If you ever happened to be on the receiving end of a French letter or had to even write one yourself, you might have wondered about the longwinded line in the end reading something like this: “Dans l’attente de vous lire, je vous prie d’agréer, Mesdames et Messieurs, l’expression de mes sentiments distingués.” What does it mean? It’s simply the French way of saying “Best regards”: Two words in English, two lines in French.
Not really a problem, unless you are dealing with the layout of a document—maybe a brochure, datasheet, packaging, or similar—intended for publication in a variety of languages, and your spacing needs to allow for both (and more) versions. The translators of course can be directed to try to keep the word count of the target text as close to the original as possible, but that’s not always feasible. In fact, foreign languages take up on average 30% more space than English text, as it is one of the particularities of the English language that it lends itself to brevity (lauded by some as the highest virtue in language and lamented by others as sheer loss of syntax).
DTP to the Rescue
Be that as it may, desktop publishing has come a long way since its introduction in 1985, and while multilingual DTP addresses the issue outlined above, there is more to learn and always room to improve. And we haven’t even mentioned yet the challenges of different writing systems, different hyphenation rules, right-to-left text, special characters and other typical problems. To this date based on the wonderfully simple principle and complex system of WYSIWYG (What You See Is What You Get), multilingual desktop publishing only works if the eyes that see the page know what they are looking at.
DTP and Translation
Most translation agencies work with desktop publishing experts specializing in the integration of target texts into the source document created by you in your authoring application of choice, such as Adobe InDesign or QuarkXPress. Rather than having your document translated as word file and then importing it in-house into your DTP software, using the agency’s specialists offers you the advantage of working with a team that knows the tricks and pitfalls of the different language layouts inside out. They also cooperate closely with the individual translators and make sure that the latter’s “seeing eyes” review the results before the finals go to the client. If the translation is excellent but doesn’t look good on the page, its effect is greatly diminished.
Apart from the basic checkpoints—is everything on the page and in the right place—there are a number of additional items that need to be verified with regard to the foreign language versions. We already brought up hyphenation: the vocabulary of languages like German or Hungarian is full of compound and similarly long words which may need to be hyphenated, and this has to be done correctly and in a way that does not interfere with the flow and look of the text. Ideally, hyphens should be avoided as much as possible and methods like kerning (adjusting the space between characters) used to keep the text in place.
Long words in headers can be a real headache, and capitalization is another can of worms in the same department. While English language DTP experts like to get creative with UPPERCASE, tOGGLE cASE, Sentence case, and lower case for headlines or taglines, different rules apply in different languages and what looks like fun and attention catching in one language will appear simply wrong in another.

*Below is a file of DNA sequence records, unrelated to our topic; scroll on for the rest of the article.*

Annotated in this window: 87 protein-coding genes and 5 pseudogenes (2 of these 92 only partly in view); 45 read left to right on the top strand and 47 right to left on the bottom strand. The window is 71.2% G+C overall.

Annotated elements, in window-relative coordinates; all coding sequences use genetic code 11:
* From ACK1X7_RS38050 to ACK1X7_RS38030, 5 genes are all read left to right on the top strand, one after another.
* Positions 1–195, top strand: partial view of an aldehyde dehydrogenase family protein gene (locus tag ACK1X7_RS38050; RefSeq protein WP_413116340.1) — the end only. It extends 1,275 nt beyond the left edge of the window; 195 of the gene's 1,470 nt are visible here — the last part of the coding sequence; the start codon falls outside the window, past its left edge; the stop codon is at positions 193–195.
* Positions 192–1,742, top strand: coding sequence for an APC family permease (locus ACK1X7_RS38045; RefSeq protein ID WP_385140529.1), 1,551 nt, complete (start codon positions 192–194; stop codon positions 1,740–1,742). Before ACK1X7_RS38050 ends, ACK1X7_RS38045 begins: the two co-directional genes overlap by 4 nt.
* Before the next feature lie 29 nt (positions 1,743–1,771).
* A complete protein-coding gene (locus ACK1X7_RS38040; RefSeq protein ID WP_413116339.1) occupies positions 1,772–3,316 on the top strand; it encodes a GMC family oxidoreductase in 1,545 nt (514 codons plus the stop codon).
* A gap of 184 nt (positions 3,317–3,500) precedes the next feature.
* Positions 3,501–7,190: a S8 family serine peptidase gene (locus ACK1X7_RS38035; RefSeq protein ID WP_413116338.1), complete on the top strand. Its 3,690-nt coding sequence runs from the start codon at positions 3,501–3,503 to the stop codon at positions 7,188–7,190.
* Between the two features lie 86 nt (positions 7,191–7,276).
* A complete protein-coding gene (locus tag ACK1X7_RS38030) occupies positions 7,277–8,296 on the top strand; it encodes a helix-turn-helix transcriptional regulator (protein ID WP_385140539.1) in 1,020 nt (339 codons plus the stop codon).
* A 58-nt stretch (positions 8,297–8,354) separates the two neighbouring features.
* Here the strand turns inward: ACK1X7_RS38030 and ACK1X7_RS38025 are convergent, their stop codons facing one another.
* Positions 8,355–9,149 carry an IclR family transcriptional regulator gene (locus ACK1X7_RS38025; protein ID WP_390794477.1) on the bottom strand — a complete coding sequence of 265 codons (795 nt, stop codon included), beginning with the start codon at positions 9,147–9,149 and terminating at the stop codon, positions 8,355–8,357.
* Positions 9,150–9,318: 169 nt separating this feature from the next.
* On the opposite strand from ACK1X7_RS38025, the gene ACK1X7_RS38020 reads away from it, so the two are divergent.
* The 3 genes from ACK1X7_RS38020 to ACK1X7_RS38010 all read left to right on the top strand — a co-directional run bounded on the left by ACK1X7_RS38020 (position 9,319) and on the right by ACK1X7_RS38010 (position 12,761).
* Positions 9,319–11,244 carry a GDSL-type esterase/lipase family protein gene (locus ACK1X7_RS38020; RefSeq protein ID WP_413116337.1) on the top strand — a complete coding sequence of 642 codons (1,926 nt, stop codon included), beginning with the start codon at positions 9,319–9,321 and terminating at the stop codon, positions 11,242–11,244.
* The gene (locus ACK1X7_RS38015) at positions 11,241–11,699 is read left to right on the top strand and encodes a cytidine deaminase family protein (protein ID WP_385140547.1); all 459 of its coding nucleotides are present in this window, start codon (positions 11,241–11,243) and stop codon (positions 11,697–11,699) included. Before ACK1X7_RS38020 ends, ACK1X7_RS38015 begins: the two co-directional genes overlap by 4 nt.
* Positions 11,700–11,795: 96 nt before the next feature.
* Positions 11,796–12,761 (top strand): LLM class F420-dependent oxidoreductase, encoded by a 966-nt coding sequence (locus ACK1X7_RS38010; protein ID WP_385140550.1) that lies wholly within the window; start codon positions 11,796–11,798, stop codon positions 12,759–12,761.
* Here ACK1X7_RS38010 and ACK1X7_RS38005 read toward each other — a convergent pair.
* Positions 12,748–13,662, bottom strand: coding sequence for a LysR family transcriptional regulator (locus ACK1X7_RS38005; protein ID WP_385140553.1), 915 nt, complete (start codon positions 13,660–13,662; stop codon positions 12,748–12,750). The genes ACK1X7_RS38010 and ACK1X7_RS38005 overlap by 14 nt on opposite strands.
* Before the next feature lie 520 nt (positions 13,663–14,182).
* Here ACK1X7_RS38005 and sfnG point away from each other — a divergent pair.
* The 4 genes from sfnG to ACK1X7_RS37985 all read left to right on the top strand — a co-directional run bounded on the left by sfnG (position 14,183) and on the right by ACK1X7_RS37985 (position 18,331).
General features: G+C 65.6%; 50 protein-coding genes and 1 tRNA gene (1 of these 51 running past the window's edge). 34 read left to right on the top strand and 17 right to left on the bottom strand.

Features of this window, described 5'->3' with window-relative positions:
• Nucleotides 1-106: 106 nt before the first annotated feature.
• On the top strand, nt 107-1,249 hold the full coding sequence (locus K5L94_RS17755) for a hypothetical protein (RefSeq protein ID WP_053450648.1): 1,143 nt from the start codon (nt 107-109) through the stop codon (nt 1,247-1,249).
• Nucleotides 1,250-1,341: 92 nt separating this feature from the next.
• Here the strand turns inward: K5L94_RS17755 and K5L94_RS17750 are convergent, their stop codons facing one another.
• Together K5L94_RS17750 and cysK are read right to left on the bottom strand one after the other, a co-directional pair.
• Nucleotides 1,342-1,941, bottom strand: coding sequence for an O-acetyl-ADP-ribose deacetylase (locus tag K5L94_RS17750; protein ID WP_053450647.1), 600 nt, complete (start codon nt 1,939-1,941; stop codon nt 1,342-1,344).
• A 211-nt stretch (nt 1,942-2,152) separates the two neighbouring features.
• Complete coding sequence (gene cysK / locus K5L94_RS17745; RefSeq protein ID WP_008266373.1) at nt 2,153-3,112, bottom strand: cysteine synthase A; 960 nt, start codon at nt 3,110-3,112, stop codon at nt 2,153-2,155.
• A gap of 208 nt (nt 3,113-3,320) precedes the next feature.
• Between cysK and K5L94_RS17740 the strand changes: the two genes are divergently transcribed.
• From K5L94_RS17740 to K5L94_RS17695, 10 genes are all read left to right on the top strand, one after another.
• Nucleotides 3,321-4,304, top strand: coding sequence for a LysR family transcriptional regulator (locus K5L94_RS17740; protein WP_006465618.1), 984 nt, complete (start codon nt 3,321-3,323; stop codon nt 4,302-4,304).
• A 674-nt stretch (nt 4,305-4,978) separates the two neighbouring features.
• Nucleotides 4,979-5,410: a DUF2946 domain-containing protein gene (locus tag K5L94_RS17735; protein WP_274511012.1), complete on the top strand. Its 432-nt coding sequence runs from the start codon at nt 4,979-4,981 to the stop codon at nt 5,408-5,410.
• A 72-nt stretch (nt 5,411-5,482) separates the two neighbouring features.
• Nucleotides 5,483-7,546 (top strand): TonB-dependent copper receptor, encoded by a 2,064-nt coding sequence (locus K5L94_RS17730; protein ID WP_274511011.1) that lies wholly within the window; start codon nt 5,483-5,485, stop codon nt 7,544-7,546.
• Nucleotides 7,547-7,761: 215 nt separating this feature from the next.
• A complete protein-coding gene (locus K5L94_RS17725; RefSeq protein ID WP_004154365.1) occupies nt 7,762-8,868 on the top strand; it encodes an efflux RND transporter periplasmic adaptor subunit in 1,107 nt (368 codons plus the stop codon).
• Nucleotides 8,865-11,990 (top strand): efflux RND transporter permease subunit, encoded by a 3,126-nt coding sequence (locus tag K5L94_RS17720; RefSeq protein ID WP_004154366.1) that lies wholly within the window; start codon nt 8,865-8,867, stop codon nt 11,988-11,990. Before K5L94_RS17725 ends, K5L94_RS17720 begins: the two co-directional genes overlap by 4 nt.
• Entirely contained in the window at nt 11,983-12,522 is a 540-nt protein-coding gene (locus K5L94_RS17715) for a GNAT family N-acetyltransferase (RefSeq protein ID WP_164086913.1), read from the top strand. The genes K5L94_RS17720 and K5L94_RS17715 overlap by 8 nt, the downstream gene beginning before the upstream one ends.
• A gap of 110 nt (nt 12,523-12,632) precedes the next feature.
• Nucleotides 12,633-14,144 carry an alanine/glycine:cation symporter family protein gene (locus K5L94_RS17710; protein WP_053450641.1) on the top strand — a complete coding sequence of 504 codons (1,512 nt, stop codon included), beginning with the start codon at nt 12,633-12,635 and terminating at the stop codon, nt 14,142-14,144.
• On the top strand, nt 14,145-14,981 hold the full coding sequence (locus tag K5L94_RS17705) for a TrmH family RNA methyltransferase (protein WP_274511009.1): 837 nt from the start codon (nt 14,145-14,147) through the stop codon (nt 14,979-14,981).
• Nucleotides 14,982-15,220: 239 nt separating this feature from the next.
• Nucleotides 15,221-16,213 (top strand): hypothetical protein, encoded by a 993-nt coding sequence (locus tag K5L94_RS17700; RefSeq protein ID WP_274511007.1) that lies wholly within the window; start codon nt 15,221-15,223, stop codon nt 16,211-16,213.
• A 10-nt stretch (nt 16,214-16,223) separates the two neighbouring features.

Fonts are a tricky matter altogether. Some may not show the special characters in the foreign language or replace them with something else (Über looks like Uber and ingrédients like ingre&dients). Most of the simpler fonts will be able to handle the characters of the other languages; fancy fonts featuring in the original might have to be replaced. There is no room for error: A word without a specific accent in Spanish will be plain wrong, regardless how attractive the font.
Optimizing your DTP files
One way to optimize multilingual desktop publishing projects from the start thus lies in choosing a relatively basic font as well as a simple yet flexible layout that will accommodate different sets of characters and can easily be adjusted to read from right to left (e.g. for Farsi, Arabic, or Hebrew).
An extremely useful DTP feature is the style sheet, since it creates consistency and makes applying and updating even complicated formatting fast and easy. The principle behind the style sheet is the separation of presentation and text data, which facilitates the creation of different language versions following the same format. Equally helpful is the use of different layers, which will need to be aptly named and made available as source files to the translation agency’s translation and desktop publishing team. All graphs and charts must be editable.
How the text and other elements are connected also has an impact on their rendition in other languages. If inline components (text boxes, graphics) are to remain in a certain position in relation to each other, they need to be grouped using the Group command or Ctrl-G, which will create a dotted outline around the elements. When placing a graphic between paragraphs, it is preferable to place it within the text frame—as an additional paragraph—rather than creating text boxes above and below the graphic, which will have to be reformatted if the text expands in the foreign version.
Last but not least, it is crucial to leave plenty of white space in your document to allow for the expansion of text in the target languages, as well as space between the lines paired with a font that is not too small, since it may have to be reduced further. This way, your translated versions will not only sound but also look just as elegant as the French closing of a letter. Je vous donc prie d’accepter, chers lecteurs, l’assurance de ma considération distinguée.
Nanette Gobel, MA